4 Comments

What the sign really says

I wish I was making this up…

There is a church just around the corner from mine that has one of those old-school changable marquees in front… No big deal, right? Should make it easy to update people if the service times change, etc. Alas, the sign currently reads; “Our Building is Prayer Conditioned”

Somebody, please, tell me that this is a joke.

Sadly, it’s real… the sign has been like that for a few weeks now.

I am always ready to admit that I am a bit of a cynic (my wife would tell you that “a bit” is a gross understatement), but am I way off base here thinking that this kind of signage appeals only to those inside such a church?

I have been blessed to have worked for two different churches that both have a desire to reach those who have never been in church or used to be in church but walked away for what ever reason; not seeker sensitive, but rather, seeker sensible. What a sign like this says to me is, “we are exclusive”, “we think kitchy sayings are cute”, “we have no idea what people think of us”.

I recently heard a brilliant statement along the lines of, “Your brand isn’t what you say about your organization, it’s what other people say about your organization”. I had never considered that angle before… and now I realize just how true that is! …and I’ve become increasingly aggrivated as I see things like this sign, because, like it or not, people and places like this are doing PR for all of us! I’m not picking on the church around the corner for putting up such platitudes… I get just as fired up about bad t-shirts, bumper stickers and license plates… I’m just venturing a guess that not a single person has walked into that church claiming to be motivated by the ‘prayer conditioning’ sign. When people outside of the Church say that we are out of touch and irrelevant, I can only assume that signs like this add to their disdain.

I’m sure that this church does incorporate prayer into what they do… but a quirky statement about it on the sign out front is not the way to draw people in. I know that “Jesus is the Answer” and I believe it with my whole being… but my neighbors are going to believe it when they see me acting as Jesus did much sooner than if I only wore a t-shirt that says as much.

Our actions will show that we belong to the truth, so we will be confident when we stand before God. 1 John 3:19

What you do speaks so loud that I cannot hear what you say. -Ralph Waldo Emerson

Slogans will never save a single soul, but…

I tell you the truth, anyone who gives you a cup of water in my name because you belong to Christ will certainly not lose his reward. Mark 9:41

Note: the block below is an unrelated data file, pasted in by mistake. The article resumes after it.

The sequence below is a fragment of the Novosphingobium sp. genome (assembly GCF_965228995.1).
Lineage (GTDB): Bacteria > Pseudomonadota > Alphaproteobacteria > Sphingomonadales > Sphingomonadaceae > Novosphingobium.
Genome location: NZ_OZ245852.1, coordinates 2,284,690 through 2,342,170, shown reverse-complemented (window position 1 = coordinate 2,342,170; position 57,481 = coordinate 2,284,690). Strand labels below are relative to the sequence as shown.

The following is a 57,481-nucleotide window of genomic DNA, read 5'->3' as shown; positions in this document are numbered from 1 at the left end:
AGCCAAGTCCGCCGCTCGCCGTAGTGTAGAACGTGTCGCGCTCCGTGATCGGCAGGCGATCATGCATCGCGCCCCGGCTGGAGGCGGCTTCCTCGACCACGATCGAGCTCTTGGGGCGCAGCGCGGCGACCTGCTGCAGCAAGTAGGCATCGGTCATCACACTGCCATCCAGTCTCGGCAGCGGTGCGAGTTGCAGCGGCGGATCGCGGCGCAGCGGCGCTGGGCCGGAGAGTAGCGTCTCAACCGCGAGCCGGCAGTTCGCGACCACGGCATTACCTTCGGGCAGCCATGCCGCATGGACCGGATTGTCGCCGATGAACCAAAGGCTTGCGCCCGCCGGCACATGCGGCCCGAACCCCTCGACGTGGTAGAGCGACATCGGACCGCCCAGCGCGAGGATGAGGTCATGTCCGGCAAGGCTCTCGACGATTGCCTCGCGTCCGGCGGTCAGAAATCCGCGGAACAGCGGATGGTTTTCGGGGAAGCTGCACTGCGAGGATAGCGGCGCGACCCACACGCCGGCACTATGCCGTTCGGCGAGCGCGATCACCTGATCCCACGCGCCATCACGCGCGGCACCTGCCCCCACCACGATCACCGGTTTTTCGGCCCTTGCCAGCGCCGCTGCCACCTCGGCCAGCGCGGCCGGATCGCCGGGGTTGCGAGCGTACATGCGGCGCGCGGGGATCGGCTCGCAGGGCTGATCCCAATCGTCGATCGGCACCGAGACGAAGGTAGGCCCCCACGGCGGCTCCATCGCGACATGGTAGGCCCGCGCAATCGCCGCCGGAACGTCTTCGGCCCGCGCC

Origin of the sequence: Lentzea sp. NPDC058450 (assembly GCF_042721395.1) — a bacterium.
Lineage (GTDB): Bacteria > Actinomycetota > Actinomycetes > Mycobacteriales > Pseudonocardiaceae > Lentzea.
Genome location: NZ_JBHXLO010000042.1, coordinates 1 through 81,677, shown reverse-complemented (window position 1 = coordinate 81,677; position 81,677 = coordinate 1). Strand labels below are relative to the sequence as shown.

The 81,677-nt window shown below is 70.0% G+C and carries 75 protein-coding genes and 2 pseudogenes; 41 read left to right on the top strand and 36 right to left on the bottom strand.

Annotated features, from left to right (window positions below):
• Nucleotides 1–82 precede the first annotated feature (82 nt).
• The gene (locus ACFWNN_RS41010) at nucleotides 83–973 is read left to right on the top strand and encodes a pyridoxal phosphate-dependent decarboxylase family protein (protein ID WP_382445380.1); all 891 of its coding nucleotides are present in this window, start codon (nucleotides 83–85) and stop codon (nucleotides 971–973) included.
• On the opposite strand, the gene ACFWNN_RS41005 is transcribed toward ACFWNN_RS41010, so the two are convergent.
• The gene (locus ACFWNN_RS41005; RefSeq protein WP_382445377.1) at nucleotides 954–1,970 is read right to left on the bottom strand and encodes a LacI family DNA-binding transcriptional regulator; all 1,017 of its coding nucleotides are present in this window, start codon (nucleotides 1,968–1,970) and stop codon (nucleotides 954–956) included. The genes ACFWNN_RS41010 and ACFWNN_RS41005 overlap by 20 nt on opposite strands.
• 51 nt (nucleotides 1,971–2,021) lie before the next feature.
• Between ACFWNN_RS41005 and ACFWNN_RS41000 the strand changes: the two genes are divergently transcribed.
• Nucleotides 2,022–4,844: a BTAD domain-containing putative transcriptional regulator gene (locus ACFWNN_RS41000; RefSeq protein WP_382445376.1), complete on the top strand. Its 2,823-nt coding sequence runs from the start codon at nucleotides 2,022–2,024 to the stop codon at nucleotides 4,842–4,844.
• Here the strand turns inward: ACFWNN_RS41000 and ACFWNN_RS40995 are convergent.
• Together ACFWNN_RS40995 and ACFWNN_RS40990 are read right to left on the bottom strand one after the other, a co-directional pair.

At the end of it all, would you rather have people say that your church is full of folks who love God and care about people, or “they sure had cute sayings on their sign”?

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4 comments on “What the sign really says

  1. I have always passed these signs and thought…”Stupid Christians!” and I am a follower of Christ.

  2. I have no idea about the church you mentioned, but maybe the saying is more than just kitsch. It might be genuine satire at their own expense — kind of like a low income pastor that drives an old Ford Pinto with a plate frame that reads, “My Other Car is a Fiery Chariot.” It’s stupid humor — of course it’s totally stupid — but that’s the point. If you take yourself too seriously, you won’t get it. Cars are status symbols, and for church’s, so are buildings. If your building leaves a lot to be desired, you could pine after one of those big budget jobs, or you could just take a light-hearted shot at materialism and live on. You might think it reeks of exclusivity, but they might be weary of the kind of hustling and pandering which frankly affords a lot of the air-conditioned buildings out there. It certainly is a bit childish, but it isn’t even slightly irreverent. You seem serious about appealing to seekers, and you seem to have identified your target market so to speak: “those who have never been in church or used to be in church but walked away for what ever reason.” I don’t question your unwillingness to compromise in order to include them, but what do you think is the right motive for them to respond to the church’s proposition? I mean, even if they did respond to kitschy platitudes, the church might not really want people that are motivated by such things. So if the church wants people with the right motives to respond to whatever it is the church does to attract them, what would you say those motives are?

  3. The previous sign at that church was “Inspire to aspire before you expire.” My 10-year-old asked me, “Is that really a CHURCH?!”

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